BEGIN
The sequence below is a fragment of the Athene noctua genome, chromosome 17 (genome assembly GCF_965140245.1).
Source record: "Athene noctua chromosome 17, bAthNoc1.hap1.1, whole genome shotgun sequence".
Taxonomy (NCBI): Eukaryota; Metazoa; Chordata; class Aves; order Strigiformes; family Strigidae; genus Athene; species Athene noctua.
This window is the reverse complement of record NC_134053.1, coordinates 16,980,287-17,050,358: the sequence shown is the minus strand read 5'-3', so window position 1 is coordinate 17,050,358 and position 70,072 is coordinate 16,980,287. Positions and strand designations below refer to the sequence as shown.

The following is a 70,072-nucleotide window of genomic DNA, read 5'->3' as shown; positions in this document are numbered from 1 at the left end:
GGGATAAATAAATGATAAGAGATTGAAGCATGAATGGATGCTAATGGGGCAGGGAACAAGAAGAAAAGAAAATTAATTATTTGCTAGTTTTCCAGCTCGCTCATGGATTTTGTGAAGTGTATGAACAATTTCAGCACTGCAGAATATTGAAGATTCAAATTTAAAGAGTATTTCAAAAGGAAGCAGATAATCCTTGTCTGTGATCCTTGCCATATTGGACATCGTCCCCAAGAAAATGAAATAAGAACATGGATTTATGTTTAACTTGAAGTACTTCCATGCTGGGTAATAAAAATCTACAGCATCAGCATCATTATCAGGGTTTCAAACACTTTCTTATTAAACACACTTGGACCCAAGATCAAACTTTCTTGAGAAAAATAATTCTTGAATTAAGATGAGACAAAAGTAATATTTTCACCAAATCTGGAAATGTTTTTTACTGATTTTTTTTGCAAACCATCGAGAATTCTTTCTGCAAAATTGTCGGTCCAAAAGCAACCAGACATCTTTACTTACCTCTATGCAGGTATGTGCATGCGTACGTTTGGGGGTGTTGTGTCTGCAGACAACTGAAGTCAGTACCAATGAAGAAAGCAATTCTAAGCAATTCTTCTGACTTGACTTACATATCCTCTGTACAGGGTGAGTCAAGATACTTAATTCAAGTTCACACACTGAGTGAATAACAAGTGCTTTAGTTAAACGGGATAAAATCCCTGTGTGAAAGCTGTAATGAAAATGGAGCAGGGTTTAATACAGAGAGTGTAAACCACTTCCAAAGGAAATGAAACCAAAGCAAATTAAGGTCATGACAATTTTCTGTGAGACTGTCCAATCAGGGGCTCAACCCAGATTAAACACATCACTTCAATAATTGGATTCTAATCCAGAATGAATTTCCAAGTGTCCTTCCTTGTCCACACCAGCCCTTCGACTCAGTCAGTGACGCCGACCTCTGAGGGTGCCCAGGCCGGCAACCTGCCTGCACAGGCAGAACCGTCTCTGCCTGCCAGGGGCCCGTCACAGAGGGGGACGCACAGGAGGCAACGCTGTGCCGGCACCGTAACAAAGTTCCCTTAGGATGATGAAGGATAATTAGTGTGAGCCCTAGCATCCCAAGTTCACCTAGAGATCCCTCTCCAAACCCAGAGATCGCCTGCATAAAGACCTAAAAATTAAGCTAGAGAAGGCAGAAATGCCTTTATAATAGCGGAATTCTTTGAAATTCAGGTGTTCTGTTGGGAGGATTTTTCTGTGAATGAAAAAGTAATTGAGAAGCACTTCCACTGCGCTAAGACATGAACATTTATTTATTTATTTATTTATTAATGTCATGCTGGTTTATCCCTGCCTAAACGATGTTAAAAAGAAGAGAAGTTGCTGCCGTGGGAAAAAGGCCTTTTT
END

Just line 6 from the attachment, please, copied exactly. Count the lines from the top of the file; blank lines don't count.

GGGATAAATAAATGATAAGAGATTGAAGCATGAATGGATGCTAATGGGGCAGGGAACAAGAAGAAAAGAAAATTAATTATTTGCTAGTTTTCCAGCTCGCTCATGGATTTTGTGAAGTGTATGAACAATTTCAGCACTGCAGAATATTGAAGATTCAAATTTAAAGAGTATTTCAAAAGGAAGCAGATAATCCTTGTCTGTGATCCTTGCCATATTGGACATCGTCCCCAAGAAAATGAAATAAGAACATGGATTTATGTTTAACTTGAAGTACTTCCATGCTGGGTAATAAAAATCTACAGCATCAGCATCATTATCAGGGTTTCAAACACTTTCTTATTAAACACACTTGGACCCAAGATCAAACTTTCTTGAGAAAAATAATTCTTGAATTAAGATGAGACAAAAGTAATATTTTCACCAAATCTGGAAATGTTTTTTACTGATTTTTTTTGCAAACCATCGAGAATTCTTTCTGCAAAATTGTCGGTCCAAAAGCAACCAGACATCTTTACTTACCTCTATGCAGGTATGTGCATGCGTACGTTTGGGGGTGTTGTGTCTGCAGACAACTGAAGTCAGTACCAATGAAGAAAGCAATTCTAAGCAATTCTTCTGACTTGACTTACATATCCTCTGTACAGGGTGAGTCAAGATACTTAATTCAAGTTCACACACTGAGTGAATAACAAGTGCTTTAGTTAAACGGGATAAAATCCCTGTGTGAAAGCTGTAATGAAAATGGAGCAGGGTTTAATACAGAGAGTGTAAACCACTTCCAAAGGAAATGAAACCAAAGCAAATTAAGGTCATGACAATTTTCTGTGAGACTGTCCAATCAGGGGCTCAACCCAGATTAAACACATCACTTCAATAATTGGATTCTAATCCAGAATGAATTTCCAAGTGTCCTTCCTTGTCCACACCAGCCCTTCGACTCAGTCAGTGACGCCGACCTCTGAGGGTGCCCAGGCCGGCAACCTGCCTGCACAGGCAGAACCGTCTCTGCCTGCCAGGGGCCCGTCACAGAGGGGGACGCACAGGAGGCAACGCTGTGCCGGCACCGTAACAAAGTTCCCTTAGGATGATGAAGGATAATTAGTGTGAGCCCTAGCATCCCAAGTTCACCTAGAGATCCCTCTCCAAACCCAGAGATCGCCTGCATAAAGACCTAAAAATTAAGCTAGAGAAGGCAGAAATGCCTTTATAATAGCGGAATTCTTTGAAATTCAGGTGTTCTGTTGGGAGGATTTTTCTGTGAATGAAAAAGTAATTGAGAAGCACTTCCACTGCGCTAAGACATGAACATTTATTTATTTATTTATTTATTAATGTCATGCTGGTTTATCCCTGCCTAAACGATGTTAAAAAGAAGAGAAGTTGCTGCCGTGGGAAAAAGGCCTTTTT